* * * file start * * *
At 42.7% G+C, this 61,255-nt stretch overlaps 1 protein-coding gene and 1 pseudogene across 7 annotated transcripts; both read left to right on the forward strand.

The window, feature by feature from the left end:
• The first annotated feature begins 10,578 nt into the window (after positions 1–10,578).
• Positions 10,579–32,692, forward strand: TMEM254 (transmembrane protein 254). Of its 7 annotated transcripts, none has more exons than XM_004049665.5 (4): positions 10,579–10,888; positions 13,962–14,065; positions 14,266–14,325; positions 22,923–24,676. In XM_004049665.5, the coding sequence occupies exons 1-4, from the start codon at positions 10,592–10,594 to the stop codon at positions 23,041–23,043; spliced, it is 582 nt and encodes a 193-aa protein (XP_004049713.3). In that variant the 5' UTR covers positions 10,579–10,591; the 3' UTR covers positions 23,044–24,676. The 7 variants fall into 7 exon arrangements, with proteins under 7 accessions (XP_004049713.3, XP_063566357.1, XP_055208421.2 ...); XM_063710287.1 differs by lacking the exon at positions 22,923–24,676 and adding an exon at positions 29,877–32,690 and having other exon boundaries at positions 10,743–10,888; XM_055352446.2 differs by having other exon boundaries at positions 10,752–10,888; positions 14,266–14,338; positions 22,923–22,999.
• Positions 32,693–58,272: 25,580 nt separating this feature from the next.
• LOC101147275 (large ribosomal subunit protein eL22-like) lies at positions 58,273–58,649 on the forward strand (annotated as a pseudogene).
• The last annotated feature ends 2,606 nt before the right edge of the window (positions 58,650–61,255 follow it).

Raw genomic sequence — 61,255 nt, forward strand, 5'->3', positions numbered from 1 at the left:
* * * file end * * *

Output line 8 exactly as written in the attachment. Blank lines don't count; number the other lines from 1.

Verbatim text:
Raw genomic sequence — 61,255 nt, forward strand, 5'->3', positions numbered from 1 at the left: